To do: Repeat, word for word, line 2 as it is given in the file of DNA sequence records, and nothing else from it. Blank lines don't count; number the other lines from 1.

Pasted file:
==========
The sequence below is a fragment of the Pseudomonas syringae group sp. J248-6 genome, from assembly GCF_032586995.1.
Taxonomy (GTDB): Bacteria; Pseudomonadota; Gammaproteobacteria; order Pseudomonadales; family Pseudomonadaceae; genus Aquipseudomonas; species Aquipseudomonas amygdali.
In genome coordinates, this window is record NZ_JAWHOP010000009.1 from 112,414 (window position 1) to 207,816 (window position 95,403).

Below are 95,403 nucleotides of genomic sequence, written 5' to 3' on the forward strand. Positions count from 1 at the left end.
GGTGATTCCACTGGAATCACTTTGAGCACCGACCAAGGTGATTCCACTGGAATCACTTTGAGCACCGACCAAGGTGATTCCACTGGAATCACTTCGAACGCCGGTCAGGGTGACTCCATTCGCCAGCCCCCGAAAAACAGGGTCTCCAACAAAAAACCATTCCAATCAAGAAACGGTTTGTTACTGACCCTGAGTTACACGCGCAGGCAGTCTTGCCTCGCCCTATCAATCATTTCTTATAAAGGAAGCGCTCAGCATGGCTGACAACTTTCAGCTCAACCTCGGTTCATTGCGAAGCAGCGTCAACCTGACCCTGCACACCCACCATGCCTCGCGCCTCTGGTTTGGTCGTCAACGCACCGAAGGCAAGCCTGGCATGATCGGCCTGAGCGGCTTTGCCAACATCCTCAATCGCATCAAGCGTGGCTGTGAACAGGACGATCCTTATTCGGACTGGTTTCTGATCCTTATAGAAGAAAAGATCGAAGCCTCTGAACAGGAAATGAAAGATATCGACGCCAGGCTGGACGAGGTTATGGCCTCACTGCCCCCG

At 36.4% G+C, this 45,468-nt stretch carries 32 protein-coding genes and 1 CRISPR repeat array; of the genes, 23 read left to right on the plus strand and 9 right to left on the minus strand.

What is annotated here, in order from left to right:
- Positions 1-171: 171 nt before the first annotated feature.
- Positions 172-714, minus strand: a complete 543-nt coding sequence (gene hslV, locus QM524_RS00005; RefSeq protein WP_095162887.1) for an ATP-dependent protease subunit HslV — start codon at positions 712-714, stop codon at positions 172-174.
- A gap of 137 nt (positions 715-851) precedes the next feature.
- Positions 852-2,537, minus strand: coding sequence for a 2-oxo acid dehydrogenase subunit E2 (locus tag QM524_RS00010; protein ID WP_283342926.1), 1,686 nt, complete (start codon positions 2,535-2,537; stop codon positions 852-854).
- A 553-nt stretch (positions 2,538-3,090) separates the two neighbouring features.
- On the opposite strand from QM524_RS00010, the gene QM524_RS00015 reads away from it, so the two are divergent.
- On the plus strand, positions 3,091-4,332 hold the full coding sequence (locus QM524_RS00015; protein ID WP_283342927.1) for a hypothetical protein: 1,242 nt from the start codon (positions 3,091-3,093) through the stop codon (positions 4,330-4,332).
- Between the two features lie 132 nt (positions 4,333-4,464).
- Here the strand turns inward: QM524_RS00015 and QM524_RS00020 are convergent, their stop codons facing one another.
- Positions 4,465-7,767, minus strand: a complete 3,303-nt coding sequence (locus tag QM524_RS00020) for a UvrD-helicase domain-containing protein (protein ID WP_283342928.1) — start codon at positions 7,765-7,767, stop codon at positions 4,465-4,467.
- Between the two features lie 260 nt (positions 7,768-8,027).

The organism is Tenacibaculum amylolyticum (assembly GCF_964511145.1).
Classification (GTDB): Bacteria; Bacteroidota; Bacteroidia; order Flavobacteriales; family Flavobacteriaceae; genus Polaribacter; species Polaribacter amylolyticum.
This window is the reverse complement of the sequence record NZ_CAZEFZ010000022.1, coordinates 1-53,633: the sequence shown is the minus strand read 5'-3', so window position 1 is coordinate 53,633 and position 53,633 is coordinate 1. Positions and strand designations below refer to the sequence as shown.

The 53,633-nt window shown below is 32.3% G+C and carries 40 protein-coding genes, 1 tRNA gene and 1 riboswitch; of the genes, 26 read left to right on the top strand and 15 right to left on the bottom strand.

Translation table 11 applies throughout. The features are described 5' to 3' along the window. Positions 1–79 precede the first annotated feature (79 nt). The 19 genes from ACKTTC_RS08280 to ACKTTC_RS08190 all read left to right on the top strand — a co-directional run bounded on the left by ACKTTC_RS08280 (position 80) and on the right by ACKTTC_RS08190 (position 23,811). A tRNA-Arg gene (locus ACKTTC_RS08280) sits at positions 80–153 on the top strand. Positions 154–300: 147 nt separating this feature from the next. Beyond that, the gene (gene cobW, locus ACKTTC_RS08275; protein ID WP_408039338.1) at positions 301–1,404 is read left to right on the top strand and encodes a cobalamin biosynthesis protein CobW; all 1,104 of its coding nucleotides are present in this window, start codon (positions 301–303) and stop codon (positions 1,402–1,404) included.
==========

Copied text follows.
Taxonomy (GTDB): Bacteria; Pseudomonadota; Gammaproteobacteria; order Pseudomonadales; family Pseudomonadaceae; genus Aquipseudomonas; species Aquipseudomonas amygdali.